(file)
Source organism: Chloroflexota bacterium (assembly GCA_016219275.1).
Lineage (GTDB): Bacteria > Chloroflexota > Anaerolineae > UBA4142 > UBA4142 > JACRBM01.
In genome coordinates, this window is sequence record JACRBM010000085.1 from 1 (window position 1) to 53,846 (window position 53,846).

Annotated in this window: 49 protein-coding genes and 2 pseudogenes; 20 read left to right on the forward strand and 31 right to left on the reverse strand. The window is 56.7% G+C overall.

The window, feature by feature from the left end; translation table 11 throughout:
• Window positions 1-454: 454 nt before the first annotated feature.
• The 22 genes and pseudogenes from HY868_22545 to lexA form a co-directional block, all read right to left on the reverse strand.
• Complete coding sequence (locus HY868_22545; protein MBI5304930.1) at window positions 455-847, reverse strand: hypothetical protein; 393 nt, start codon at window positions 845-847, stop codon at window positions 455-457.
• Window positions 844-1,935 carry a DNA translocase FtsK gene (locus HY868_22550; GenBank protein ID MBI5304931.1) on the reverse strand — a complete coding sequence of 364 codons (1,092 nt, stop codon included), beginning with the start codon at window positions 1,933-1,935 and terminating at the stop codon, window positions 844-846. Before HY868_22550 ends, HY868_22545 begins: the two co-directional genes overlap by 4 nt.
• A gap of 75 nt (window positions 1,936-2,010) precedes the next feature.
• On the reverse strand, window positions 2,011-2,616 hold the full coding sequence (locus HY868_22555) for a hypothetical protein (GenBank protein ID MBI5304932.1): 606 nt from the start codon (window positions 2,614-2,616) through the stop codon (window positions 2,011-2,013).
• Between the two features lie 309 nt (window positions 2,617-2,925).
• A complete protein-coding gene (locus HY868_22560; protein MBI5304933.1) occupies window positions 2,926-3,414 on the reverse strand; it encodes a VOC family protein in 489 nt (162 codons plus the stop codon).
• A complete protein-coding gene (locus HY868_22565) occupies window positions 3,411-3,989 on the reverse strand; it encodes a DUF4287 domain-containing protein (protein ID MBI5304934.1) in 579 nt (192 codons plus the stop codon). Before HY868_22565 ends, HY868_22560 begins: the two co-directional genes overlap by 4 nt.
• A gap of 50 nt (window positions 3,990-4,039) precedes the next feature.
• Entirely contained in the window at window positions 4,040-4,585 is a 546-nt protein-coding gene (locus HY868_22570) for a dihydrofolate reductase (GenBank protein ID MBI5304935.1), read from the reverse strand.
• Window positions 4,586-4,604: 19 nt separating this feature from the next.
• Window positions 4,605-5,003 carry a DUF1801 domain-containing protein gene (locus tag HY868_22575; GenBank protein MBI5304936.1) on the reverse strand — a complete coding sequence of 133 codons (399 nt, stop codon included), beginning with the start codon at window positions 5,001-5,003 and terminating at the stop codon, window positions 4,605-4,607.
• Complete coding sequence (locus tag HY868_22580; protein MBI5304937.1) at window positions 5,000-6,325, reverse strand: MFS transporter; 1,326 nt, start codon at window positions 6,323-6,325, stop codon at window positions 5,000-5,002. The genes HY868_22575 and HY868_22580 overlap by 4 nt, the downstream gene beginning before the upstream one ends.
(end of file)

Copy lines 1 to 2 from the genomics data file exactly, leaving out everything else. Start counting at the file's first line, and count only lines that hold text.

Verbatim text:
Source organism: Chloroflexota bacterium (assembly GCA_016219275.1).
Lineage (GTDB): Bacteria > Chloroflexota > Anaerolineae > UBA4142 > UBA4142 > JACRBM01.